Applying for a home loan might seem difficult for some business owners, but it helps if you’re prepared with the all the information your lender needs.
As a business owner, you probably love the freedom and flexibility that comes from being self-employed. What you may not love is the extra effort you need to put into getting a home loan.
The main reason for this is that lenders are trying to understand your financial position. With business and personal finances to consider, there’s more information they need to see – which may slow down applications if you don’t have that information readily available.
Here are some tips to make your make your path through the home loan process as smooth as possible.
You may experience fluctuations in income and expenses, which could add complexity when lenders are trying to assess your borrowing capacity.
To get a better understanding of your financial position, most lenders want to see:
Having your tax returns up-to-date will help speed up the loan application process , so talk to your accountant about getting yours in order before you apply for a home loan.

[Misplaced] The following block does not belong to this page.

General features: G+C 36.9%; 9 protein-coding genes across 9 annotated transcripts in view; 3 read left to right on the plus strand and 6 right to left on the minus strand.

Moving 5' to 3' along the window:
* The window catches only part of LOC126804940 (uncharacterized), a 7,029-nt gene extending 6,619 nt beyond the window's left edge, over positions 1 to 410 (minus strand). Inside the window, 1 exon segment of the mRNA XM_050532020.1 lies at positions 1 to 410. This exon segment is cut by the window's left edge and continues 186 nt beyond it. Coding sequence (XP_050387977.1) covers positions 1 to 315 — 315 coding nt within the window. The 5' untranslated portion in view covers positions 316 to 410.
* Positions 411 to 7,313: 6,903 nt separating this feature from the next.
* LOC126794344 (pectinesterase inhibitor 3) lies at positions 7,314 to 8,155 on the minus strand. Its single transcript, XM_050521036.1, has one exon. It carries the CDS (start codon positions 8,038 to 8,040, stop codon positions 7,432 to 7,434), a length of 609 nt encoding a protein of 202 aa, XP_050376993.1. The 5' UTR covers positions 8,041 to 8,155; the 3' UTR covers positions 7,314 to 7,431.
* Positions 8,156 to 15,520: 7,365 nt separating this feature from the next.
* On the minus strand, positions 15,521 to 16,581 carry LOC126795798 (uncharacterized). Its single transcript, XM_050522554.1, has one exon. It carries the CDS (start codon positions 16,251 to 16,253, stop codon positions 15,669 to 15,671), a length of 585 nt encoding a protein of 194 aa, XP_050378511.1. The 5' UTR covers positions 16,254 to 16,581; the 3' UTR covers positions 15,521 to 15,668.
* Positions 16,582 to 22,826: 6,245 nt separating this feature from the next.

If you don’t have full financials, some lenders may allow you to provide a Borrower Certificate of Income Declaration signed by your accountant as an alternative way to verify your income.
If you’ve been in business less than two years it can be more difficult to get a home loan, but talk to a RAMS Home Loan Specialist who can assess your situation and provide guidance.
Lenders will look at your personal and business cash flow to ensure you’ll be able to keep up with your regular home loan repayments.
Run a credit file report on your personal and business credit file history. If there have been issues in the past, it’s a good idea to check your credit file and try and rectify the situation prior to applying for a home loan, such as paying any overdue accounts.
Sometimes your credit file may have errors such as defaults, court writs or judgments listed by mistake. You should contact the credit provider or agency who listed the error to rectify any issues.
The taxation position described is a general statement and should only be used as a guide. It does not constitute tax advice and is based on current tax laws and their interpretation.